By Jonathan Bessone
If you work in the helping professions as an energy healer, facilitator, coach, or therapist and if you want results, you are going to need the ability to ‘track’ energy and consciousness.
My sister Eliza took this photo, capturing a story that had been captured in snow. If you were to read the footprints and featherprints, what would you guess that story is?
‘Tracking’ energy and consciousness is a term borrowed from the practice of identifying and interpreting animal tracks, but, tracking goes far beyond following the footprints of bobcats, squirrels or humans. Figuring out “what happened here” is just the beginning. By reading the landscape, a good tracker may even be able to guess what will happen next.
In the outdoors, tracking includes the ability to observe the symphony of life going all around us and to be able to read the signs that ‘something is happening’, even if it is beyond our normal visual or auditory range. A good outdoor tracker can know that a house cat is on the prowl in the underbrush or a hawk is circling an area without ever seeing or hearing the hawk or cat. Tracking involves knowing the patterns of nature and knowing when something has upset the pattern.
In my work with clients and students, I think of tracking energy and consciousness much like the wilderness survival skill. The difference is that I am not immersed in a remote boreal forest, but rather in the vast wilderness of human consciousness. I am always looking at movements of thought, feeling, body and energy. I am always alert for telltale signs that informs me something is moving in the underbrush of a person’s emotional processes.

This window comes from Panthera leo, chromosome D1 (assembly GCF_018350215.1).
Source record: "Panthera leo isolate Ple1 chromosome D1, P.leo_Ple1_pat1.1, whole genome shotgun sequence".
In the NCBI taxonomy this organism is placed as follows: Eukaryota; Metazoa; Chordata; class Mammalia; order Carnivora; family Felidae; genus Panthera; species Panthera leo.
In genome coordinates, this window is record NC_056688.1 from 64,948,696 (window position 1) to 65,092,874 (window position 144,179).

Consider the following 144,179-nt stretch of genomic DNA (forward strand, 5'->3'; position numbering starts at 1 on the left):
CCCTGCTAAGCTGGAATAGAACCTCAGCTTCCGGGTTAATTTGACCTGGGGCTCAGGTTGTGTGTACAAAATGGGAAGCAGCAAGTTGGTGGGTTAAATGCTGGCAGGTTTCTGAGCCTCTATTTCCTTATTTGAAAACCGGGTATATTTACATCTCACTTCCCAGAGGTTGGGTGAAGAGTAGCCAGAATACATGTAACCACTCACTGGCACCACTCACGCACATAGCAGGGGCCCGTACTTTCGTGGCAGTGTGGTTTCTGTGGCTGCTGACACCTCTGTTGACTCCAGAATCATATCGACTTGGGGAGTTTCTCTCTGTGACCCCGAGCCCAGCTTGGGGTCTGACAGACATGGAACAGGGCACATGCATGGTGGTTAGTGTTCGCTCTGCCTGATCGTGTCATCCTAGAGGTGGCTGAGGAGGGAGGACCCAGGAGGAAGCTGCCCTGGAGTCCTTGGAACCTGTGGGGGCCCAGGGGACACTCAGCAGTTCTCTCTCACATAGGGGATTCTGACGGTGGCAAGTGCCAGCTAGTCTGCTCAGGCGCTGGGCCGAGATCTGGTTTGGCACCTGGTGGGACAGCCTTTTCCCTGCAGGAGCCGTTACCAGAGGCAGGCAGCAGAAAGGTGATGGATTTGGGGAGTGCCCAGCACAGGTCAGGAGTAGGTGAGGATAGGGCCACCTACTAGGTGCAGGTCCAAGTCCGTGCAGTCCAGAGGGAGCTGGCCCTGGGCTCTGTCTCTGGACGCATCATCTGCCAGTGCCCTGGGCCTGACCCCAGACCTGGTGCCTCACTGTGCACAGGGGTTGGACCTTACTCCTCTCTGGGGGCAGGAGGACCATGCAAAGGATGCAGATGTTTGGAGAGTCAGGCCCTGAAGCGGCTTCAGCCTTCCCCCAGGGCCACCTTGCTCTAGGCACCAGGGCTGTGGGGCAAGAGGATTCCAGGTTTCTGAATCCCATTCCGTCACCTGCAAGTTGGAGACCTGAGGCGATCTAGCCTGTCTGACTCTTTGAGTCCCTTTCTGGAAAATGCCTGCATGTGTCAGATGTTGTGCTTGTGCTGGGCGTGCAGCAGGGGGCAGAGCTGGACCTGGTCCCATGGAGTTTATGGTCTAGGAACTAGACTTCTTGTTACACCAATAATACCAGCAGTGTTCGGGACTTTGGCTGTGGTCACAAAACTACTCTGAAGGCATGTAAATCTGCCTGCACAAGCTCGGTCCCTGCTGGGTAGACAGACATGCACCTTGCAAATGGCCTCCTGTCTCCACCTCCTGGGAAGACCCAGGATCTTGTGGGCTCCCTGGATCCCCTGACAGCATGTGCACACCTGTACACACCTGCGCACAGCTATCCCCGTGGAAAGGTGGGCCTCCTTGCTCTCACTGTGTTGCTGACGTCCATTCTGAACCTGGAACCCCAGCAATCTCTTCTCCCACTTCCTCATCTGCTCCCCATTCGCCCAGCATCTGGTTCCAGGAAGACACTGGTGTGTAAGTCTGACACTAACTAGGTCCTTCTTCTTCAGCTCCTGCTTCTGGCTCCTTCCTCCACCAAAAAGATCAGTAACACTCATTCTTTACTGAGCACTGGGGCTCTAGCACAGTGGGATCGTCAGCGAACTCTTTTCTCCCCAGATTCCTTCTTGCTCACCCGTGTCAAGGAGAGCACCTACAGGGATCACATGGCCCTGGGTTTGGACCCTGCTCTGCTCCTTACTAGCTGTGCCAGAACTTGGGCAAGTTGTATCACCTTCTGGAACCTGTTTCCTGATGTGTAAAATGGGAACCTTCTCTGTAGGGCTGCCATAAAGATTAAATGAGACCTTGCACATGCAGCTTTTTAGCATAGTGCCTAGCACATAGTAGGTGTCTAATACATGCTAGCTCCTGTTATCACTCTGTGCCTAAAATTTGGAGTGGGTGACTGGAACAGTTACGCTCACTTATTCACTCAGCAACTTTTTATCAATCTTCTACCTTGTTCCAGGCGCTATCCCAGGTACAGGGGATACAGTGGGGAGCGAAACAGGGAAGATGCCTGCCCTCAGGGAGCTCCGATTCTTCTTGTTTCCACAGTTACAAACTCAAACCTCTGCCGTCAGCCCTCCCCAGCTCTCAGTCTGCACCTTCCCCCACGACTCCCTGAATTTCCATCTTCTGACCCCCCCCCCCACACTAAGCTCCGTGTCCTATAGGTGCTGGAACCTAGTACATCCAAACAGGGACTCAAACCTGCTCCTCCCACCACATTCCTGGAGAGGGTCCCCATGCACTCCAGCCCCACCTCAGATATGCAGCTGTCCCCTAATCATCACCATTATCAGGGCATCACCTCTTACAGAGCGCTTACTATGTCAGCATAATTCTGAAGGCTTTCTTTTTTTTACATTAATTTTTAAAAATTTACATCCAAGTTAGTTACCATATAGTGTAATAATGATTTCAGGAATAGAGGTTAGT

It’s almost comical to watch humans (including myself) when they get outdoors and clumsily tromp through the forest. It isn’t just our footsteps, conversations, or breathing that is noisy – it’s also the psychic space around us. Many of us spend much of our time surrounded by a noisy bubble of thoughts and feelings, so preoccupied with ourselves and ‘our lives’ that we completely miss the life around us. This goes as much for missing other human beings as it does for missing wildlife.
So, the first step to being able to track patterns in nature is to become aware just how much you yourself are disturbing things and learn to minimize that. A outdoor tracker must learn to attune their senses to encompass a wider sphere of the landscape around them. At the same time, they must draw their ‘psychic noise bubble’ in towards themselves, in order to hear the wind rather than the argument they are having in their head with their partner, father-in-law or co-worker.
A facilitator must likewise be able to expand their energetic awareness to include a client. The facilitator must also learn to regulate their own personal process in such a way that it minimizes disturbance of the client’s process. Learning to regulate one’s personal process while working with clients can be challenging at first, but it is a skill that can be learned, ideally with the support of a mentor.
This doesn’t mean that, as facilitators, we stop having noisy thoughts and feelings. That would be an impossible standard to try to live up to. Rather than being completely immersed in our psychic noise, we become still enough to at least notice just how much of a wake of disturbance come along with some of our reactions. As we learn to do this, we become much more aware of what is moving within the client.
A client’s body, mind and energy system inherently wants to move towards wellness. Our work as practitioners is to notice those movements, however subtle. Our work is to help the client to unblock and amplify those movements. If we are surrounded by our own psychic noise, we are just as likely to miss those movements, or worse to add obstacles to the unhindered movement towards wellness.